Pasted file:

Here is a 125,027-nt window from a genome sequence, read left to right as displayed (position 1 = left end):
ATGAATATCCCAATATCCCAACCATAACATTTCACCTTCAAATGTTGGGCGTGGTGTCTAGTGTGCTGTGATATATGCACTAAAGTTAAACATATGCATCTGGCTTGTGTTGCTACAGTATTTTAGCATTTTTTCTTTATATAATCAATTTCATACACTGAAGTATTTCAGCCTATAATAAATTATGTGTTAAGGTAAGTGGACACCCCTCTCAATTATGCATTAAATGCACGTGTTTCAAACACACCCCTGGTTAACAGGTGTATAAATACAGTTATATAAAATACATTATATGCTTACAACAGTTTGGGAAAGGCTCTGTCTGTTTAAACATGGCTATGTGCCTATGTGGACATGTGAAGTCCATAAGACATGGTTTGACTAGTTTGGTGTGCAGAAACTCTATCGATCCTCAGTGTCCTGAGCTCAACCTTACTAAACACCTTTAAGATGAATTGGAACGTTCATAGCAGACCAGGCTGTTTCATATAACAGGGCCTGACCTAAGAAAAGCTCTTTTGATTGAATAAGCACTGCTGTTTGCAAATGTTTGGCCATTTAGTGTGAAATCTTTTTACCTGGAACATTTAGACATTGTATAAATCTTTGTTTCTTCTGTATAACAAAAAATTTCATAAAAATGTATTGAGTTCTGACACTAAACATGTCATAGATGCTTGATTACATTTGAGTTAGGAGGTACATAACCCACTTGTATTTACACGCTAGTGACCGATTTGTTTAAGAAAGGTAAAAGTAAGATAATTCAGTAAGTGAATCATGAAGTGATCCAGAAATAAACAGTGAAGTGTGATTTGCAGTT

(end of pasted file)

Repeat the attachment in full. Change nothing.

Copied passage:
Here is a 125,027-nt window from a genome sequence, read left to right as displayed (position 1 = left end):
ATGAATATCCCAATATCCCAACCATAACATTTCACCTTCAAATGTTGGGCGTGGTGTCTAGTGTGCTGTGATATATGCACTAAAGTTAAACATATGCATCTGGCTTGTGTTGCTACAGTATTTTAGCATTTTTTCTTTATATAATCAATTTCATACACTGAAGTATTTCAGCCTATAATAAATTATGTGTTAAGGTAAGTGGACACCCCTCTCAATTATGCATTAAATGCACGTGTTTCAAACACACCCCTGGTTAACAGGTGTATAAATACAGTTATATAAAATACATTATATGCTTACAACAGTTTGGGAAAGGCTCTGTCTGTTTAAACATGGCTATGTGCCTATGTGGACATGTGAAGTCCATAAGACATGGTTTGACTAGTTTGGTGTGCAGAAACTCTATCGATCCTCAGTGTCCTGAGCTCAACCTTACTAAACACCTTTAAGATGAATTGGAACGTTCATAGCAGACCAGGCTGTTTCATATAACAGGGCCTGACCTAAGAAAAGCTCTTTTGATTGAATAAGCACTGCTGTTTGCAAATGTTTGGCCATTTAGTGTGAAATCTTTTTACCTGGAACATTTAGACATTGTATAAATCTTTGTTTCTTCTGTATAACAAAAAATTTCATAAAAATGTATTGAGTTCTGACACTAAACATGTCATAGATGCTTGATTACATTTGAGTTAGGAGGTACATAACCCACTTGTATTTACACGCTAGTGACCGATTTGTTTAAGAAAGGTAAAAGTAAGATAATTCAGTAAGTGAATCATGAAGTGATCCAGAAATAAACAGTGAAGTGTGATTTGCAGTT